Verizon Wireless and Cox apparently aren’t intimidated by the opposition group that launched yesterday to protest Verizon’s co-marketing deals with Cox and other cable companies as well as the carrier’s plans to purchase spectrum from the cablecos. Less than 24 hours after the opposition group held a conference call with members of the press to promote its platform, Verizon Wireless and Cox announced that they would co-market one another’s services in Oklahoma.
The announcement involves packages of Cox video, Internet and voice services bundled with Verizon Wireless smartphones and tablets that will be available from either company in the Oklahoma and Tulsa areas. New and current customers have the potential to receive a Visa debit card worth between $100 and $400 for signing up for one of the packages.
When Verizon announced its co-marketing and spectrum deals with several of the nation’s largest cable companies late last year, it didn’t take long before the carrier pursued co-marketing deals with two of those companies – Time Warner and Comcast. Today’s announcement marks the first co-marketing deal Verizon has pursued with Cox – and like the earlier deals, the Cox/ Verizon deal involves markets where someone other than Verizon — in this case AT&T – is the incumbent local carrier. Competitors and public interest groups have expressed concern that the co-marketing deals will cause Verizon to curtail investment in its own broadband infrastructure and rely instead on the cable companies. But to date the co-marketing agreements have largely side-stepped markets where Verizon has its own broadband infrastructure.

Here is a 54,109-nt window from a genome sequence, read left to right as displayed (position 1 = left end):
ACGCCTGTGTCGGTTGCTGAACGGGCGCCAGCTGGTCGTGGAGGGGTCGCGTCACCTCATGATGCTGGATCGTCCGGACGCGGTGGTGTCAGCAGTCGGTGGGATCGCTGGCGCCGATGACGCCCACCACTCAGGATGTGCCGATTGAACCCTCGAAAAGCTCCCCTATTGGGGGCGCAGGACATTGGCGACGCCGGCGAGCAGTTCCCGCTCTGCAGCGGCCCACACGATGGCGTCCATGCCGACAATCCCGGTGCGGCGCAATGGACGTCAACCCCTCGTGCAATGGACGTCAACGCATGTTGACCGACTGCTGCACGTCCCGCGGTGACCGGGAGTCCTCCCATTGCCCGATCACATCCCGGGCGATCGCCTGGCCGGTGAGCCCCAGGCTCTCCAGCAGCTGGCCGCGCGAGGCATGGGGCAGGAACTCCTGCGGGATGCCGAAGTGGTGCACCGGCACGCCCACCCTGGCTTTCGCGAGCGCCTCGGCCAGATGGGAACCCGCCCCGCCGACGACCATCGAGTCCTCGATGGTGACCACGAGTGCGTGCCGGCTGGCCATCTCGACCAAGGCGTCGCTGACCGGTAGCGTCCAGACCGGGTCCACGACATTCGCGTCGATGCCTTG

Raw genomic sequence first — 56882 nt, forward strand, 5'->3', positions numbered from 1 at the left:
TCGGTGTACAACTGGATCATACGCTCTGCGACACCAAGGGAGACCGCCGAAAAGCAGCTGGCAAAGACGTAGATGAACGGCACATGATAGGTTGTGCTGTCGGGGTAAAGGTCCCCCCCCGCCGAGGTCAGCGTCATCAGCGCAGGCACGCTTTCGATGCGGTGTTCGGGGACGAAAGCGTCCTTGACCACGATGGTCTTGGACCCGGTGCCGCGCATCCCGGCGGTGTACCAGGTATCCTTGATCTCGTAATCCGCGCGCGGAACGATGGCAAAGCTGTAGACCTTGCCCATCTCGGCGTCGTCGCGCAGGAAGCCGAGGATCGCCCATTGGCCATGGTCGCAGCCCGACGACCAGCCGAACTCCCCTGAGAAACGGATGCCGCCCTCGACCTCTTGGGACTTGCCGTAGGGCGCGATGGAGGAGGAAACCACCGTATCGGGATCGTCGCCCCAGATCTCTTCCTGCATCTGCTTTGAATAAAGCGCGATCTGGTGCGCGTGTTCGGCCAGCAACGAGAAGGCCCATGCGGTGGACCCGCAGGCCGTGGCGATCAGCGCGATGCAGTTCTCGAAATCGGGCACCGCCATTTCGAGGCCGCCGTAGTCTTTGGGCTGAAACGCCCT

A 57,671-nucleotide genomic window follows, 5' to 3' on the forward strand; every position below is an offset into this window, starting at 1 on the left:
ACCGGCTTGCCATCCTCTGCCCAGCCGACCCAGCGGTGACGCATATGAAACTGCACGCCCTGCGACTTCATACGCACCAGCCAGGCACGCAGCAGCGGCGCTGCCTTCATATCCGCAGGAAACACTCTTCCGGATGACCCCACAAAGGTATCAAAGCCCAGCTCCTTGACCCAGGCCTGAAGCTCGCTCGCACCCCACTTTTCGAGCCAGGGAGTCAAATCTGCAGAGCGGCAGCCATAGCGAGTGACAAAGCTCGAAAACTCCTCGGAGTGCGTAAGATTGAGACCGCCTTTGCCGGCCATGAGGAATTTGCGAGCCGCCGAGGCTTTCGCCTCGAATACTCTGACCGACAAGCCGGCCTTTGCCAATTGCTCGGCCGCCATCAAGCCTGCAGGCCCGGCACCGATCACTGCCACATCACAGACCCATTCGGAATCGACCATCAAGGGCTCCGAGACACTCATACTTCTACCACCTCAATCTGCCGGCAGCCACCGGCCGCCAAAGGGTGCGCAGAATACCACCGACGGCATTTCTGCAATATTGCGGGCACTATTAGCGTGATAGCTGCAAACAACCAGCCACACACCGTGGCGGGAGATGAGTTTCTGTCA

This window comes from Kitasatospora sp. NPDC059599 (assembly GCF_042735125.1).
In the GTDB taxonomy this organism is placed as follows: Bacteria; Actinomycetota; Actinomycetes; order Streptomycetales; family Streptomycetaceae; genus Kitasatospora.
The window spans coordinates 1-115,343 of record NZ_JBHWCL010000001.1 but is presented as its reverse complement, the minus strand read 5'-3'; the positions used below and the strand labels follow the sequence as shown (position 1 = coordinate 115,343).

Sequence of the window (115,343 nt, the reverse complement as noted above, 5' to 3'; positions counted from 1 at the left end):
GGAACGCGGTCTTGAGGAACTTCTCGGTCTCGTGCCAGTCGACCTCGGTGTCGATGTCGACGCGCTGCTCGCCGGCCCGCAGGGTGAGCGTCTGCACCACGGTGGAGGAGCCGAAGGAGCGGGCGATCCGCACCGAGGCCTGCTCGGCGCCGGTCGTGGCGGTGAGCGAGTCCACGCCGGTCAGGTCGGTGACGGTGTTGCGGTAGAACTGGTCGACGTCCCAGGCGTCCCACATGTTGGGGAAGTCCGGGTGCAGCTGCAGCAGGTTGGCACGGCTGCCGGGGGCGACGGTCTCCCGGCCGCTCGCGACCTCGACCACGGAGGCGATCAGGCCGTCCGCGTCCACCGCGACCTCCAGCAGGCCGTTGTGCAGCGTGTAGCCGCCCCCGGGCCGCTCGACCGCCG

The new opposition group, which calls itself The Alliance for Broadband Competition, includes the Rural Cellular Association, T-Mobile, Sprint and others. Participating on yesterday’s call were representatives of the RCA and T-Mobile, along with representatives of consumer groups The Free Press and Public Knowledge and a representative of the American Antitrust Institute.
While the carrier representatives focused their comments primarily on Verizon’s planned spectrum acquisition, the public interest group representatives focused primarily on the co-marketing agreements. The American Antitrust Institute representative expressed concerns about both developments.
Verizon and its cable partners have insisted that the co-marketing deals are independent of the spectrum sale and that no regulatory approvals are needed in order for them to pursue the co-marketing deals.